My last big kitten rescue Moroccan style was Squeaky the Cat, who now lives like a queen and rules me with a rod of iron. However, the sad truth is kittens are like daisies in Morocco – they can fade very quickly and sometimes you do walk past, averting your eyes and trying to stop your ears. Something that would be unimaginable in the UK.
This morning, I was lying in bed drinking coffee and idly flicking through Daily Mail Showbiz (sorry! and why are there so many grammatical, meaning and spelling mistakes?) when a persistent mewling pierced through the tales of weight loss and model daughters. I made a mental note to take some extra food out when I set off on my hike and carried on. So did the mewling.
No rest for the wicked – I gave up and went out into the compound yard to see where it was coming from. As I was looking around, my neighbours Rachida and her beautiful and gentle young daughter Hasna popped their heads out. ‘It’s from up there,’ said Hasna pointing up to above our roofs where the walnut trees grow behind a fortified wall. Because our houses are all built into the mountain, there is a system of agricultural terraces.
Blind and frightened
Hasna led the way, climbing up onto a series of low roofs which led steeply upwards. I followed with rather less grace.
By the corner, trying to claw his way up the wall, was a little ginger boy. Hasna folded him in the towel, ‘Oh no, he’s blind,’ she said. The poor little kitten’s eyes were all gummed up with black pus. I held him tight to my heart and Hasna went to find the other one in the woods. ‘This one can see, but he has run away. I can’t see him,’ she called down. After half an hour we gave up and headed back to the house.
On my terrace I washed ginger’s eyes carefully with warm water and a drop of disinfectant. ‘They’re open, Thanks be to God, they’re open!’ Hasna cried.
He blinked at us and tottered. I brought out my tiniest bowls: one with water, one with wet cat food and one with a mixture of milk and raw egg. Ginger lapped the water up immediately, obviously dehydrated. He is very tiny and fits easily into my hand so I held my breath for the food or the milk mixture. There’s no way of getting anything like specialist kitten milk up here. Ignoring the latter, he dived head first into the cat food and slurped it all down, biting so hard on the side of the bowl I thought it would break.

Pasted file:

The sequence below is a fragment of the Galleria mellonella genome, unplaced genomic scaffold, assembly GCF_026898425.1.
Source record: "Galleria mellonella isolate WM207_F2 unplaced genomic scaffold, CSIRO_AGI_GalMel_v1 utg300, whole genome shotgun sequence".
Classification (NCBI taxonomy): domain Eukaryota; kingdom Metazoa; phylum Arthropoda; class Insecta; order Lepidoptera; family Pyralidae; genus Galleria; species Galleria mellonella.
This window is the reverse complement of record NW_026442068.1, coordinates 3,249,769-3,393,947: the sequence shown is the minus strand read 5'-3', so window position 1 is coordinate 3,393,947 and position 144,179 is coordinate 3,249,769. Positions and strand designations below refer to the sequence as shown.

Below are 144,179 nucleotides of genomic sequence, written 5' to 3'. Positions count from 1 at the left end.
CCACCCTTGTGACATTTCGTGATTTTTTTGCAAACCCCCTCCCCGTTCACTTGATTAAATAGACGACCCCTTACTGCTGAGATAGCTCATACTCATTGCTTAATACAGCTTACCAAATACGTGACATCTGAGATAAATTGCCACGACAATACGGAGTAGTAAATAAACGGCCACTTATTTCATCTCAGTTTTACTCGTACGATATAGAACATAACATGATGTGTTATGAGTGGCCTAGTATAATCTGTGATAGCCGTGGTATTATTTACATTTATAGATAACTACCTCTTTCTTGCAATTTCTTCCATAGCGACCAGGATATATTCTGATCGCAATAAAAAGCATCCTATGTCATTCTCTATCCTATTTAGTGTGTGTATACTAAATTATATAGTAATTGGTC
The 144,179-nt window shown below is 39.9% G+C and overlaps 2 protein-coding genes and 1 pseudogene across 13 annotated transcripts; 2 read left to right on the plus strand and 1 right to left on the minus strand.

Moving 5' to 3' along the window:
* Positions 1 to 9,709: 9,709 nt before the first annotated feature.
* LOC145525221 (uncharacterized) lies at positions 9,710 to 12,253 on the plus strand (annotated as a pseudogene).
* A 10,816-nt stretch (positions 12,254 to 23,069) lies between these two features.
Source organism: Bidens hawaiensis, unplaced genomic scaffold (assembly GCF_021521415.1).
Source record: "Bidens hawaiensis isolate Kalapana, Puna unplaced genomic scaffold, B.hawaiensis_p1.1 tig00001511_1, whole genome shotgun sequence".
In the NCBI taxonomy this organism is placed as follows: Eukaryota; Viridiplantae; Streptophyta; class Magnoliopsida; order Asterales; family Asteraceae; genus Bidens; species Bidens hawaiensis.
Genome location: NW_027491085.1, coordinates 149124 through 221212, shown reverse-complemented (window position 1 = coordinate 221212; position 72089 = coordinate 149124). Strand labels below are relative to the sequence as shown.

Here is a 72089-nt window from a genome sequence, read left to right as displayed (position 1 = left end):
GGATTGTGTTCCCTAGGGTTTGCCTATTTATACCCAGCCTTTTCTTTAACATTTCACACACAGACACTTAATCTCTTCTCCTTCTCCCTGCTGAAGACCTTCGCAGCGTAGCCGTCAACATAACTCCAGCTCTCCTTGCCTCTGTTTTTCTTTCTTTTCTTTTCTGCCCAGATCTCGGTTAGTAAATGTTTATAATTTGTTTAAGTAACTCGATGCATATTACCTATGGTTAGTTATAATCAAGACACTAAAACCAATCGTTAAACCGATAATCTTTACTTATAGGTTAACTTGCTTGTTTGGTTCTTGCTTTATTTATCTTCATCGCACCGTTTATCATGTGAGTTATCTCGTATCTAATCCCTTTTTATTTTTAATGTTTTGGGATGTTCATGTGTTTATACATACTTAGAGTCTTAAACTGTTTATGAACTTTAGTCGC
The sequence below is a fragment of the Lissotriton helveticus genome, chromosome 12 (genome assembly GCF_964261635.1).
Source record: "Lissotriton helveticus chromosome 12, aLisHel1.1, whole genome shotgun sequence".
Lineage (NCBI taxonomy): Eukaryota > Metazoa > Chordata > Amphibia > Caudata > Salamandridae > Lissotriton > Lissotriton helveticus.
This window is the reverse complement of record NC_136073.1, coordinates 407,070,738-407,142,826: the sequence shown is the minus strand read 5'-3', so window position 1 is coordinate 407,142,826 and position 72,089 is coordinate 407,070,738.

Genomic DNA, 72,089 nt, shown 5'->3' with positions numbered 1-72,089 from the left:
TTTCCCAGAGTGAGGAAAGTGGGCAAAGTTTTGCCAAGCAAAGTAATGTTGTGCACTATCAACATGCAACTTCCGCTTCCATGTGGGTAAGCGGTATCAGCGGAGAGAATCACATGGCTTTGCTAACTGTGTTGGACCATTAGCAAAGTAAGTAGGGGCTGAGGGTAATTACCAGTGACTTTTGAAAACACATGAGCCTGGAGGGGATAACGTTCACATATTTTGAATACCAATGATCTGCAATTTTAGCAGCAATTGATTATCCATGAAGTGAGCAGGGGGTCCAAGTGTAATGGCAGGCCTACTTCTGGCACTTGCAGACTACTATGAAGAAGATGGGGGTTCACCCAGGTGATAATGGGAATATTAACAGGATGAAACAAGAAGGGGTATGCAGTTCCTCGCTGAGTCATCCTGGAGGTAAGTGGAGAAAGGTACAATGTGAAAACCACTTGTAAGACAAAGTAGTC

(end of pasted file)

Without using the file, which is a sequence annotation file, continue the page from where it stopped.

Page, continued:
All possibility of a hike abandoned, I spent the day gaining his trust and feeding him small amounts. I crumbled a fifth of an amoxicillin tablet in the cat food to try and cure his eye infection. As soon as he had eaten, he started washing himself in that neat way that cats have. What a little trooper.
He hasn’t been to the toilet yet which is a bit worrying, although he has indulged in some epically smelly farting.
Squeaky is not amused and is in no mood to extend the traditional Moroccan hospitality which is her heritage and welcome the visitor. She has been alternately yowling in outrage and batting him away every time he approaches, little tail held bravely high.
As I type, he is curled up under the Mac on my lap, occasionally sticking a paw out, possibly in an attempt to help. Tomorrow I am going to introduce him to the yard. We have a little gang of douar cats and if that works out, he will join them. If not, we may have just become a family of three.
If you liked this story, how about the one about the elephants?
If you want to effect a kitten rescue Moroccan style of your own – this is a lovely animal shelter here.